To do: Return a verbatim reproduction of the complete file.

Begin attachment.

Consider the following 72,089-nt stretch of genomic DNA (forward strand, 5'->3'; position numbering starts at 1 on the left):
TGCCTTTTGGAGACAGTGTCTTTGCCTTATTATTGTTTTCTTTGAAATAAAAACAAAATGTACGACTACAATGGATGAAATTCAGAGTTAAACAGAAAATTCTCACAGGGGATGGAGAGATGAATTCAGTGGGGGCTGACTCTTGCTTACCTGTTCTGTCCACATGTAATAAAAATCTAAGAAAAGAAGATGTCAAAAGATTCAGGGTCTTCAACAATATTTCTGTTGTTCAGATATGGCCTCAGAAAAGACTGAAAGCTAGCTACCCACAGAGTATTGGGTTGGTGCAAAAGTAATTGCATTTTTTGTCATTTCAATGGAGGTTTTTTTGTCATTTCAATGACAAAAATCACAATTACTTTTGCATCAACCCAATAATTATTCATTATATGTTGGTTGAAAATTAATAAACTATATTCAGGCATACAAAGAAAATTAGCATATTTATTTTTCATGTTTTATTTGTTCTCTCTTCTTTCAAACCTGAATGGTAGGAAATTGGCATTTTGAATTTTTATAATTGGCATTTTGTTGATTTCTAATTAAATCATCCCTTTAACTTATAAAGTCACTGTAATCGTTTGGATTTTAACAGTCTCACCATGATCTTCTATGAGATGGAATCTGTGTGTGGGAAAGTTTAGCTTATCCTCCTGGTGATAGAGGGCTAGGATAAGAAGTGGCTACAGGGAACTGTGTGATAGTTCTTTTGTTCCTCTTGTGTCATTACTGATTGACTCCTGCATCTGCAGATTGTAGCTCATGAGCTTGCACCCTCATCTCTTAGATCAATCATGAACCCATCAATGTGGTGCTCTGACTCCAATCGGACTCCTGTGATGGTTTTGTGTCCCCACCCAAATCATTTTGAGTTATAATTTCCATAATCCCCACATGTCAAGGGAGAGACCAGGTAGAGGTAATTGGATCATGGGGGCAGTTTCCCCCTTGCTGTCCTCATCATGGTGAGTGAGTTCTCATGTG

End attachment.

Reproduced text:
Consider the following 72,089-nt stretch of genomic DNA (forward strand, 5'->3'; position numbering starts at 1 on the left):
TGCCTTTTGGAGACAGTGTCTTTGCCTTATTATTGTTTTCTTTGAAATAAAAACAAAATGTACGACTACAATGGATGAAATTCAGAGTTAAACAGAAAATTCTCACAGGGGATGGAGAGATGAATTCAGTGGGGGCTGACTCTTGCTTACCTGTTCTGTCCACATGTAATAAAAATCTAAGAAAAGAAGATGTCAAAAGATTCAGGGTCTTCAACAATATTTCTGTTGTTCAGATATGGCCTCAGAAAAGACTGAAAGCTAGCTACCCACAGAGTATTGGGTTGGTGCAAAAGTAATTGCATTTTTTGTCATTTCAATGGAGGTTTTTTTGTCATTTCAATGACAAAAATCACAATTACTTTTGCATCAACCCAATAATTATTCATTATATGTTGGTTGAAAATTAATAAACTATATTCAGGCATACAAAGAAAATTAGCATATTTATTTTTCATGTTTTATTTGTTCTCTCTTCTTTCAAACCTGAATGGTAGGAAATTGGCATTTTGAATTTTTATAATTGGCATTTTGTTGATTTCTAATTAAATCATCCCTTTAACTTATAAAGTCACTGTAATCGTTTGGATTTTAACAGTCTCACCATGATCTTCTATGAGATGGAATCTGTGTGTGGGAAAGTTTAGCTTATCCTCCTGGTGATAGAGGGCTAGGATAAGAAGTGGCTACAGGGAACTGTGTGATAGTTCTTTTGTTCCTCTTGTGTCATTACTGATTGACTCCTGCATCTGCAGATTGTAGCTCATGAGCTTGCACCCTCATCTCTTAGATCAATCATGAACCCATCAATGTGGTGCTCTGACTCCAATCGGACTCCTGTGATGGTTTTGTGTCCCCACCCAAATCATTTTGAGTTATAATTTCCATAATCCCCACATGTCAAGGGAGAGACCAGGTAGAGGTAATTGGATCATGGGGGCAGTTTCCCCCTTGCTGTCCTCATCATGGTGAGTGAGTTCTCATGTG